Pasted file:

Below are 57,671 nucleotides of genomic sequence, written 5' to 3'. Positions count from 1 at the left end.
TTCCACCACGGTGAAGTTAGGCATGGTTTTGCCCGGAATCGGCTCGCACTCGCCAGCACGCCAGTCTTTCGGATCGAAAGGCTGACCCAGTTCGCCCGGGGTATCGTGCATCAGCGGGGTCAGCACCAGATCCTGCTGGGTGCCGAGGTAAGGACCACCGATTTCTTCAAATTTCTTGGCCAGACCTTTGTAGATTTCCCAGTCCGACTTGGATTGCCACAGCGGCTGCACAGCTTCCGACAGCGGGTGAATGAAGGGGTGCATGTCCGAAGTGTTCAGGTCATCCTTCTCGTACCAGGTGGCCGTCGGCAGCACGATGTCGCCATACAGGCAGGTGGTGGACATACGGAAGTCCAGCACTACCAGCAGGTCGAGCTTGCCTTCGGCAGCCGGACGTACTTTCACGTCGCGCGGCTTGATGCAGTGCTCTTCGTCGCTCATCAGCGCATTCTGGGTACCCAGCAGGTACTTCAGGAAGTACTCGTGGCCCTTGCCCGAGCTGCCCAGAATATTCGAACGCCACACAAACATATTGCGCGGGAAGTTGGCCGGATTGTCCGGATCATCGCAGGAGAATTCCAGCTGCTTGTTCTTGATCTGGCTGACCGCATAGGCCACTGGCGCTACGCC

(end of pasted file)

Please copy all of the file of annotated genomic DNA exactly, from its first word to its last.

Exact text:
Below are 57,671 nucleotides of genomic sequence, written 5' to 3'. Positions count from 1 at the left end.
TTCCACCACGGTGAAGTTAGGCATGGTTTTGCCCGGAATCGGCTCGCACTCGCCAGCACGCCAGTCTTTCGGATCGAAAGGCTGACCCAGTTCGCCCGGGGTATCGTGCATCAGCGGGGTCAGCACCAGATCCTGCTGGGTGCCGAGGTAAGGACCACCGATTTCTTCAAATTTCTTGGCCAGACCTTTGTAGATTTCCCAGTCCGACTTGGATTGCCACAGCGGCTGCACAGCTTCCGACAGCGGGTGAATGAAGGGGTGCATGTCCGAAGTGTTCAGGTCATCCTTCTCGTACCAGGTGGCCGTCGGCAGCACGATGTCGCCATACAGGCAGGTGGTGGACATACGGAAGTCCAGCACTACCAGCAGGTCGAGCTTGCCTTCGGCAGCCGGACGTACTTTCACGTCGCGCGGCTTGATGCAGTGCTCTTCGTCGCTCATCAGCGCATTCTGGGTACCCAGCAGGTACTTCAGGAAGTACTCGTGGCCCTTGCCCGAGCTGCCCAGAATATTCGAACGCCACACAAACATATTGCGCGGGAAGTTGGCCGGATTGTCCGGATCATCGCAGGAGAATTCCAGCTGCTTGTTCTTGATCTGGCTGACCGCATAGGCCACTGGCGCTACGCC